At a time when many workplaces were filled with not just glass ceilings, but brick walls, this school was urging black women to become doctors, and lawyers, engineers, ambassadors.
Now, that is the story of Spelman college: that unyielding presumption of promise, that presumption of brilliance, that presumption that every woman who enrolls at this school has something infinitely valuable to offer this world.
And ladies, that is now your story. That legacy is now your inheritance. And I’ve chosen that word –- inheritance –- very carefully, because it’s not an entitlement that you can take for granted. It’s not a gift with which you can do whatever you please. It is a commitment that comes with a certain set of obligations, obligations that don’t end when you march through that arch today.
And that’s really what I want to talk with you about this afternoon. I want to talk about the obligations that come with a Spelman education, and how I believe you all might fulfill those obligations going forward.
So let’s go back again to those first 11 women in that church basement all those years ago. Their teachers started with nothing but a couple of Bibles, some notebooks and some pencils. When it rained, it got so damp in that church that grass started growing on the floor. Often, the stove was so smoky, and the light was so poor, that students could barely see their teachers.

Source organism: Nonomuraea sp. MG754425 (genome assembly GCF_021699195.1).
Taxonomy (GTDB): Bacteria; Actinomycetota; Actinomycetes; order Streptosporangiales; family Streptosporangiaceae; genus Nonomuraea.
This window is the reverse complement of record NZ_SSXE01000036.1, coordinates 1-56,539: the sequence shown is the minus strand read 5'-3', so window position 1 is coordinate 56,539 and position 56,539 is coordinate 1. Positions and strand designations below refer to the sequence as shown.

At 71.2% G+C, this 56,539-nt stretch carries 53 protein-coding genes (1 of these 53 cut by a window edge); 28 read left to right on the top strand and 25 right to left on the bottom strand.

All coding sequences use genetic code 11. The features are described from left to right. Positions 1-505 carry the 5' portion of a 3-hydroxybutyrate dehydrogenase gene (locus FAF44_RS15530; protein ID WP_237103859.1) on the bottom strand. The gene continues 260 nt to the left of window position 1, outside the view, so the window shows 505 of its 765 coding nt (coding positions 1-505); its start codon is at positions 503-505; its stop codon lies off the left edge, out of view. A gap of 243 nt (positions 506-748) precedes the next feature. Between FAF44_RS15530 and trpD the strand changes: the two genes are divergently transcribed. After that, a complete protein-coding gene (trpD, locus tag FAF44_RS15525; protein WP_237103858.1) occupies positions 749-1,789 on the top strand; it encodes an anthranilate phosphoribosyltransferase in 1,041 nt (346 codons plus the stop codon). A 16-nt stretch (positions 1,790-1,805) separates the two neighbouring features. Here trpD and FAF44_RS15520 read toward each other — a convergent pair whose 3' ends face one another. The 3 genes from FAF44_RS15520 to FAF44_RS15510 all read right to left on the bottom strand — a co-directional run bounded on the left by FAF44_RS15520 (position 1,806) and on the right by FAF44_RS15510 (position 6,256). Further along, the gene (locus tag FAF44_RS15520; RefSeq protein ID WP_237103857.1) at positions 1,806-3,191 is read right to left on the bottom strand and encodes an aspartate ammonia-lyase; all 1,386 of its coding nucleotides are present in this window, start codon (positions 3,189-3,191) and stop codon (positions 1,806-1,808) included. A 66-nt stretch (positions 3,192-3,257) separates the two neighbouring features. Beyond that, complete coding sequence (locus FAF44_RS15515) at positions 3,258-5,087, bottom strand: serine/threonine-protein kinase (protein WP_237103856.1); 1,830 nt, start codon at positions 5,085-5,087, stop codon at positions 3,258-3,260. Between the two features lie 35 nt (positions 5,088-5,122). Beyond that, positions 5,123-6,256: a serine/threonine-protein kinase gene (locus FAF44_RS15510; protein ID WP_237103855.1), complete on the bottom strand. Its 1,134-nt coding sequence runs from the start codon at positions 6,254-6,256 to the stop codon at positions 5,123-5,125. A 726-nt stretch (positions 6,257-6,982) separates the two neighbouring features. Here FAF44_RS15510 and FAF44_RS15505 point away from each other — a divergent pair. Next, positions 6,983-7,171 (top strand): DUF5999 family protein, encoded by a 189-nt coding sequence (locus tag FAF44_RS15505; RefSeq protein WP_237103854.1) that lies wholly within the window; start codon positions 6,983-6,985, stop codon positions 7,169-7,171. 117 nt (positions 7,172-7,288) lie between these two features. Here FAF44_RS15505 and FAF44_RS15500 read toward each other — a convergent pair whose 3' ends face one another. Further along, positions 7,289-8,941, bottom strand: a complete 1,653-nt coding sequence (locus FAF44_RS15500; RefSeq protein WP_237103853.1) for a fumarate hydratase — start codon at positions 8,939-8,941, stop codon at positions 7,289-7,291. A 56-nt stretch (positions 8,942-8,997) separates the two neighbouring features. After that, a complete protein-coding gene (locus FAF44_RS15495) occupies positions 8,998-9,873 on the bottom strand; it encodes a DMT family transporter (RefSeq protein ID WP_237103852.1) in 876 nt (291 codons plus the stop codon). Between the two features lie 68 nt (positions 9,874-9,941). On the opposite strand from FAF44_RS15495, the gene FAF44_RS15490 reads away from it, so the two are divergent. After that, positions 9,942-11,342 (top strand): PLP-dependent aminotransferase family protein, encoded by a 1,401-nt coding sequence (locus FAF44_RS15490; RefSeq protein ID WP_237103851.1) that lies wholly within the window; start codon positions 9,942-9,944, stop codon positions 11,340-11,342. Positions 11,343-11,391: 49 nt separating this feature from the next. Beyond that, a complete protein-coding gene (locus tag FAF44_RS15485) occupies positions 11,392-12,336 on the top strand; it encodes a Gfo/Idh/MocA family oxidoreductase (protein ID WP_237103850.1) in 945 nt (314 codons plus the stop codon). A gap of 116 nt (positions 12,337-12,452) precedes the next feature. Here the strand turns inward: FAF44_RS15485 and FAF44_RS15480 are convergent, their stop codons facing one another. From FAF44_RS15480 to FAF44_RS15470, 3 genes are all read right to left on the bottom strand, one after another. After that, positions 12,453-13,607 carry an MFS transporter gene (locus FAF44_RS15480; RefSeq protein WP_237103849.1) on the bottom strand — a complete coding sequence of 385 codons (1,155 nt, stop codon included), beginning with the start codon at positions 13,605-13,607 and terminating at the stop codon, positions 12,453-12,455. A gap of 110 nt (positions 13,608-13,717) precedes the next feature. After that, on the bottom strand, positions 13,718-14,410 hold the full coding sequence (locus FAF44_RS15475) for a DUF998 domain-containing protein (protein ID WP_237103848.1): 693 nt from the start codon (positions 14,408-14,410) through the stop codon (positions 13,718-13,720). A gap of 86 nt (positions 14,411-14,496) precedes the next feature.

But still, week after week, more women showed up to enroll. Some walked eight or nine miles each way. Many were older, in their 30s, 40s and 50s. Doesn’t sound so old to me. (Laughter.) And often, they were ridiculed. But they kept coming.
One student, a woman named Mary Ann Brooks, simply stated –- and these are her words: “I spoke of going to school, and people laughed at me and said ‘You go to school! You too old! You’re so old you’ll die there.’ But I told them it was just as good a place to die in as I ever wanted, and I knew Miss Packard and Miss Giles would bury me, so I just came right along.” (Laughter and applause.)